Page MenuHomePhabricator

Make it easier to work through a queue of stuff
Closed, ResolvedPublic


Users will need to review "all the audits" at once and can find it cumbersome during all that navigation. Figure out a way to have folks "work through a queue" where after they take an action on item N the page will load to item N + 1.

Original Ask

We're doing obligatory auditing in our team for all of our commits, and working hard to get people to actually pay attention to the phabricator front page for commits to audit. One of the complaints I have been getting is the clumsiness of auditing many commits. Having to open the commit, scroll to the form (or press Z), select accept commit then press submit, and repeat 10 times when someone commited a patch series quickly becomes cumbersome.

I would like a button that will choose accept commit from the combobox and press submit at the same time. If possible, it should also proceed to the next commit in the audit list, but I can see that this is a significantly more complex feature, so for a start just getting that quick-accept button would help a lot in convincing new reluctant team members to actually keep up.

I have looked at the source code, attempting to add a button to AphrontFormSubmitControl that performs some javascript that does this, but I'm not too familiar with neither PHP nor phabricator source code, so I have not gotten far.

Related Objects

Event Timeline

metellius raised the priority of this task from to Needs Triage.
metellius updated the task description. (Show Details)
metellius added a project: Audit.
metellius added a subscriber: metellius.
timor added a subscriber: timor.Aug 7 2014, 2:00 PM

Maybe one solution would be to move the comment box to the top.

That wouldn't really change much, it might even be annoying at times since you typically read through the commit all the way to the bottom, and typically that is the point in time where you want to accept the commit.

I realize I mentioned having to scroll as one of the issue, but the biggest issue is the lack of convenient workflows for accepting many commits.

chad triaged this task as Wishlist priority.Aug 7 2014, 4:28 PM
chad added a subscriber: chad.Aug 7 2014, 4:41 PM

I don't want to comment on this specifically, just that as a product designer I hesitate when deciding between making things super easy (less quality) or some friction (pause and reset mindset). Friction isn't a bad thing, especially when you need more information or more thorough review. Because Phabricator is a tool for completing quality work, making things too easy seems not as important over ensuring some quality.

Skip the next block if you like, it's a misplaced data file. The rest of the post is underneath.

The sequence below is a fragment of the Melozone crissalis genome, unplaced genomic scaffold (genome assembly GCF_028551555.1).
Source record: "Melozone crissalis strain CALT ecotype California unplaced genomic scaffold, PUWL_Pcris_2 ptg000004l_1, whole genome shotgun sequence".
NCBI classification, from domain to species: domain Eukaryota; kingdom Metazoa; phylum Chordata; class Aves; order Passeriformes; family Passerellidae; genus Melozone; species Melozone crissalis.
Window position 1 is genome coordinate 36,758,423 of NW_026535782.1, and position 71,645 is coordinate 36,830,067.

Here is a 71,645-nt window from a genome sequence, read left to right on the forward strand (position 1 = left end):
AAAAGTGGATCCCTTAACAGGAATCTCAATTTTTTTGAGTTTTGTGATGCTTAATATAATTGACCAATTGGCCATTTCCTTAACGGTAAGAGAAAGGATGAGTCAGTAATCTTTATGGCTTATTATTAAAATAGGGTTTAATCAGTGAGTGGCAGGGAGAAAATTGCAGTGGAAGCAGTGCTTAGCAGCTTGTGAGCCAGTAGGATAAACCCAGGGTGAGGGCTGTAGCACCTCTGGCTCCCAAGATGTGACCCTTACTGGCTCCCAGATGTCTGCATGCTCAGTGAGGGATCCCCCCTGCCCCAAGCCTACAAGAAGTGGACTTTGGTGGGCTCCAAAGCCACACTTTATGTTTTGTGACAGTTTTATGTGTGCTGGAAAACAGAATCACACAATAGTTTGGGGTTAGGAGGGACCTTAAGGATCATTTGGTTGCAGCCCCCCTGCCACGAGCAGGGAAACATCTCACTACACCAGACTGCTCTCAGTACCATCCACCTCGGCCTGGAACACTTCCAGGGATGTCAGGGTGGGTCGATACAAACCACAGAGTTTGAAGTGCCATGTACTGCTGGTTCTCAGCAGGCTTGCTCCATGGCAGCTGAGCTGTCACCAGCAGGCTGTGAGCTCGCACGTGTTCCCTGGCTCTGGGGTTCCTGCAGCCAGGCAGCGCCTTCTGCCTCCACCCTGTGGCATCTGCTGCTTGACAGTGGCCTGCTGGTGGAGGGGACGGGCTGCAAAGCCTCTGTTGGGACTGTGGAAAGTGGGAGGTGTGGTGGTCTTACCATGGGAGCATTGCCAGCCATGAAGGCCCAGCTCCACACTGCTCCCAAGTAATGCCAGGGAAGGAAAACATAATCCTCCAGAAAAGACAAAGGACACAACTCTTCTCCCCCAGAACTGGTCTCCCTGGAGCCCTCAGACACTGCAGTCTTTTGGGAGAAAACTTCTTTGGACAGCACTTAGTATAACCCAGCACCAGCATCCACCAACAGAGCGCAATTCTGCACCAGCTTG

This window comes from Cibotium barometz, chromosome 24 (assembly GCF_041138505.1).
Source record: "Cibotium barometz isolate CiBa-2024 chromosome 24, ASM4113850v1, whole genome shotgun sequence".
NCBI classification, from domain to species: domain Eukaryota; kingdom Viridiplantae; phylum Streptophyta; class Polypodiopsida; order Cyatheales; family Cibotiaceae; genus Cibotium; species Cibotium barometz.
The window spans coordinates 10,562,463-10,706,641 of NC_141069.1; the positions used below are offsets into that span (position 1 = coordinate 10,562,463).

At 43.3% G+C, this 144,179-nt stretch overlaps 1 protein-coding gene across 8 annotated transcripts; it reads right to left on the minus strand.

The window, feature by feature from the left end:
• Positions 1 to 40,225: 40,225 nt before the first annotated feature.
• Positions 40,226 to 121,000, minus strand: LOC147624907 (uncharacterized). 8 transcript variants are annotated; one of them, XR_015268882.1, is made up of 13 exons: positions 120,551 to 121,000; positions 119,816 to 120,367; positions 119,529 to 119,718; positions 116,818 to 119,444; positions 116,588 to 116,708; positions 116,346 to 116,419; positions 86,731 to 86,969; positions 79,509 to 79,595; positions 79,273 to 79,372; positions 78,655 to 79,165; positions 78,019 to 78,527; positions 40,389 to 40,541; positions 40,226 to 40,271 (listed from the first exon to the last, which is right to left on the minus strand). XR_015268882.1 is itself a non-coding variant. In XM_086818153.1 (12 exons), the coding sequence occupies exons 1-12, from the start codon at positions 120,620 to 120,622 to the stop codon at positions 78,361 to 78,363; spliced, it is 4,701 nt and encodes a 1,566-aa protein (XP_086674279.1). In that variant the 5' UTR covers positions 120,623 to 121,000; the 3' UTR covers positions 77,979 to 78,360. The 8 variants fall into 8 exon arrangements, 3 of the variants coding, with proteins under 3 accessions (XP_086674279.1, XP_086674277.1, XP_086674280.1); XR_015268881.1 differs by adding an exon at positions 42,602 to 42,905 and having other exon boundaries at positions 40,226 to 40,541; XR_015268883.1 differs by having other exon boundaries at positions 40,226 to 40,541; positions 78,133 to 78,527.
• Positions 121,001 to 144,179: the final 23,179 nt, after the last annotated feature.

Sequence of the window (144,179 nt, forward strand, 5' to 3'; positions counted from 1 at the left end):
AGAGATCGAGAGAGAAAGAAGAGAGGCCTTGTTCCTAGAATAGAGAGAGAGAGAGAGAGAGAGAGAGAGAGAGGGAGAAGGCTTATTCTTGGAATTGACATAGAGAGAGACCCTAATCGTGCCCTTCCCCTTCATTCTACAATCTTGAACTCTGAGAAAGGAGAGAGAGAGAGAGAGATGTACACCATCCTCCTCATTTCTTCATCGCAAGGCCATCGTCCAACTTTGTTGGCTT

How many commits does the average person review in a week? Are there people who essentially just live in Audit? This type of "next" interface could be essentially added anywhere in Phabricator (next Needs Triage task, next Diff, etc).

In T5815#8, @chad wrote:

I don't want to comment on this specifically, just that as a product designer I hesitate when deciding between making things super easy (less quality) or some friction (pause and reset mindset). Friction isn't a bad thing, especially when you need more information or more thorough review. Because Phabricator is a tool for completing quality work, making things too easy seems not as important over ensuring some quality.

I see your point, but there are other concerns as well. In our company our style is to do many small commits, and we just don't have the manpower to do a review for every change. Auditing has become our last resort to ensuring all of our code gets looked at twice before shipping.

Looking at our git log, we have around 15-20 commits a day, with a team of 6 that's around 3 audits a day. The majority of these commits change less than 15 lines of code, and with a team somewhat skeptical to new tools with a sprinkle of RSI on the top, I hope you can understand why I'm trying to cut down the amount of clicks needed for a basic audit. Peer pressure should ensure people spend time on the audits, not intentionally cumbersome interfaces.

Bugzilla has this feature, and we use it during frequent bug scrub meetings for efficiently walking through a certain list of bugs in order to keep them up to date.

btrahan added a subscriber: btrahan.Aug 7 2014, 7:59 PM

I'm confused about how you can not have the manpower for review before commit (Differential) but do have the man power to review after commit (Audit)...? These are theoretically the exact same time commitment, though in theory audit will ultimately be more time consuming since issues are harder to fix after they've been committed, possibly deployed to production, etc but I digress.

The only way I can understand this is if in the audit case the review isn't being done to the same quality as it would be in the differential case. As @chad said, this is supposed to be a tool for quality, thoughtful work, not a tool to process a bunch of crap as quickly as possible.

I'd say ~3 audits per day, assuming you actually review it (e.g. you won't just be hitting "accept" as fast as possible), if all 3 just so happened to be accept folks can suffer through the extra 6 seconds or so total, and otherwise they need to "raise concern" or whatever anyway. These 6 seconds extra across the three audits should be a minute amount of time compared to reading the code, even if each change is a mere 15 lines long.